July 2015 – In the second quarter of 2015 the cocoa-producing industry recorded a sales increase of nearly 8 per cent in Germany and just over 0.5 per cent in the whole of Europe compared with the same period last year. However, as before, sales figures are likely to drop between July and September, as chocolate cannot withstand high temperatures. For years now the industry has therefore been researching into ways of raising the melting point of this delicious delicacy, yet so far it has always meant compromising on taste. But the industry is now putting its hope in innovative packaging.
Heat-resistant, sustainable packaging
Heat-resistant packaging and shipping would be highly desirable for chocolate, not just to cope with heat waves in our part of the world, but also to satisfy demand in faraway countries, such as China and India. The packaging industry and also research institutions such as the Fraunhofer Institute have been focusing on the development of insulated packaging for confectionery for many years now. At the moment most chocolate is still wrapped in conventional aluminium foil, and for double-wrapped bars many manufacturers use paper, plastic or composite corrugated paperboard.
Ferrero, however, is now planning for a breakthrough with a more unusual material. Working together with the Scandinavian packaging manufacturer Stora Enso and the German research company PTS and thanks to EU funding, the world’s biggest chocolate manufacturer has developed a particularly sustainable form of chocolate packaging – made from hazelnut shells. Just over a quarter of the world’s hazelnut stocks – around 180 million kilos – is currently used for the production of that popular bread spread, Nutella. If everything goes according to plan for the Italian confectionery makers, they will soon be using the by-product of their production process – hazelnut shells – as a natural form of chocolate packaging. Allergy and hygiene tests have already been conducted successfully, and researchers are now looking at heat resistance. A similar challenge is being addressed by the Japanese high-tech company NEC which uses cashew nuts to produce particularly robust, heat-resistant and water-repellent organic plastics.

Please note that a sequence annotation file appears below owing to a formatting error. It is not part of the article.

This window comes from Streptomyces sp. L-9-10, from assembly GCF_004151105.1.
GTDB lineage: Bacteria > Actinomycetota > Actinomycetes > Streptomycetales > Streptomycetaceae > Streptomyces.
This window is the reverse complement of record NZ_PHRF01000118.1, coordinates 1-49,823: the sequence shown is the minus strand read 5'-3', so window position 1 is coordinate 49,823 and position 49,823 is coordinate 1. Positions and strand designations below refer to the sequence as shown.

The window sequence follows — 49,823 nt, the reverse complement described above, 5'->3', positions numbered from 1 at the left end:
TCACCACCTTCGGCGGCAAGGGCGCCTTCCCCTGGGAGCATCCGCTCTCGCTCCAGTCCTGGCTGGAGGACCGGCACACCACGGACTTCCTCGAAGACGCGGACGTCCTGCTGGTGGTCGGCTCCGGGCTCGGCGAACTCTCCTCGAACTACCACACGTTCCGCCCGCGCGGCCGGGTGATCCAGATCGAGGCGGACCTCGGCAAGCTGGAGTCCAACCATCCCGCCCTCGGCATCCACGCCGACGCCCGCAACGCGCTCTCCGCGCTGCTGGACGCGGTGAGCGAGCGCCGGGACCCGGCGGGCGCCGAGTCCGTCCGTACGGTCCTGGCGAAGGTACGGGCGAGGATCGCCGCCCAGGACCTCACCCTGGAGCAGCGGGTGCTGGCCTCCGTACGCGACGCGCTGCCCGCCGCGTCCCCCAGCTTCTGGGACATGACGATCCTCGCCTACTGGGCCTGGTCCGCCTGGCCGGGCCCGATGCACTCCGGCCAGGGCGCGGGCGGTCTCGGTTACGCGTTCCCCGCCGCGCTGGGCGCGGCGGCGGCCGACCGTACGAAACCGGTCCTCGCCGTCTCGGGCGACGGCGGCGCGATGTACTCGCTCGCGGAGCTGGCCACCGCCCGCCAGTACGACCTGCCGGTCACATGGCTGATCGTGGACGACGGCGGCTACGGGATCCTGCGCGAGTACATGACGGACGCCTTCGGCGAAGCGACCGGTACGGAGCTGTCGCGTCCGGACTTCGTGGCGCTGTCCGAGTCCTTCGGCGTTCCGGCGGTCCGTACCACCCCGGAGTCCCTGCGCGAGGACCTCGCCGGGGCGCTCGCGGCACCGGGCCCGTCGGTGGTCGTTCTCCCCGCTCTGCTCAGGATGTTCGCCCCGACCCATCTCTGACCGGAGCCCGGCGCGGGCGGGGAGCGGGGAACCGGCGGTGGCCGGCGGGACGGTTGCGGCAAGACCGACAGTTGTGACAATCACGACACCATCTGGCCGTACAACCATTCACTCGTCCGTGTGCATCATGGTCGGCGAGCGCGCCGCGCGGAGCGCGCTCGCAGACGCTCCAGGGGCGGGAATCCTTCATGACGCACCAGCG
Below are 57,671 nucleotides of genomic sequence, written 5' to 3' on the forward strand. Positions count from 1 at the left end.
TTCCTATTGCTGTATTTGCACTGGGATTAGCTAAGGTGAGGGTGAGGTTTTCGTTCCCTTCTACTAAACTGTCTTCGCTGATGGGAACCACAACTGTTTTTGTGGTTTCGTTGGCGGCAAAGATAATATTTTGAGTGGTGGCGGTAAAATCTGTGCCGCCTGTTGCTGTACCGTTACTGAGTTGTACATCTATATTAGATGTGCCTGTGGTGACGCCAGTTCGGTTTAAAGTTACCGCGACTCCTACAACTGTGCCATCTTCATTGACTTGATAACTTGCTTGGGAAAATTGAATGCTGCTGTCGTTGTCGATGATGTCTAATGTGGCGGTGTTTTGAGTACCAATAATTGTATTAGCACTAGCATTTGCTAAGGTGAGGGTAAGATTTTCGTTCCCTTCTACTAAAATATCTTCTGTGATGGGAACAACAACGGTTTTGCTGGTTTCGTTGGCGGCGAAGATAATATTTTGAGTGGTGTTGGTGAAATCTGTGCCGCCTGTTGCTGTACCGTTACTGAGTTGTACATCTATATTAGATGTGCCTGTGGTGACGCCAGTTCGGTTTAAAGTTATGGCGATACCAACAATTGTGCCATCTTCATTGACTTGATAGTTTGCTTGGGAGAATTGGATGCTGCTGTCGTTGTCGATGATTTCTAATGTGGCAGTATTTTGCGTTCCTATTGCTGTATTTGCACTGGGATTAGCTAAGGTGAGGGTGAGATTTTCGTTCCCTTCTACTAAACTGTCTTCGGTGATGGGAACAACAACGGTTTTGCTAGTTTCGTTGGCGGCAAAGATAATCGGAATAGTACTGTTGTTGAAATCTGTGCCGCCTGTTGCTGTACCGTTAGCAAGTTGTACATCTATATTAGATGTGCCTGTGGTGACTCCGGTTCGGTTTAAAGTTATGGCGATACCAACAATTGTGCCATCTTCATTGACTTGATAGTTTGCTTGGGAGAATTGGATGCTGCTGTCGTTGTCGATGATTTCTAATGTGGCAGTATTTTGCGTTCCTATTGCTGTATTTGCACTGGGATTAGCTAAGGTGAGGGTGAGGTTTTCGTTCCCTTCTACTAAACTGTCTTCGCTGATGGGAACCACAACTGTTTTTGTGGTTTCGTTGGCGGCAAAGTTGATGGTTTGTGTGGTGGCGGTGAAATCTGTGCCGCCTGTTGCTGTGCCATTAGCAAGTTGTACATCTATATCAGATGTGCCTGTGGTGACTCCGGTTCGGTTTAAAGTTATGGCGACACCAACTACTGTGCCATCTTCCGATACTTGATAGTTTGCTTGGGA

One of the world’s biggest confectionery manufacturers is the Argentinian company Arcor. To package their merchandise at a good speed and a high level of quality, Arcor has used machinery from Bosch Packaging Systems AG for many years now. The latest model has been designed to ensure optimum packaging for the company’s popular Traviata Crackers (24,000 metric tonnes per year). The high-speed tubular bag packaging machine has the capacity to process 212 stacks of crackers per minute. The hermetically sealed packaging is to ensure a good long shelf life for this confectionery product. Apart from Bosch, the German packaging machinery manufacturer Pactec Theegarten is another exporter that sells packaging machinery for chocolate and cake products to South America. Their export share is around 90 per cent in total.
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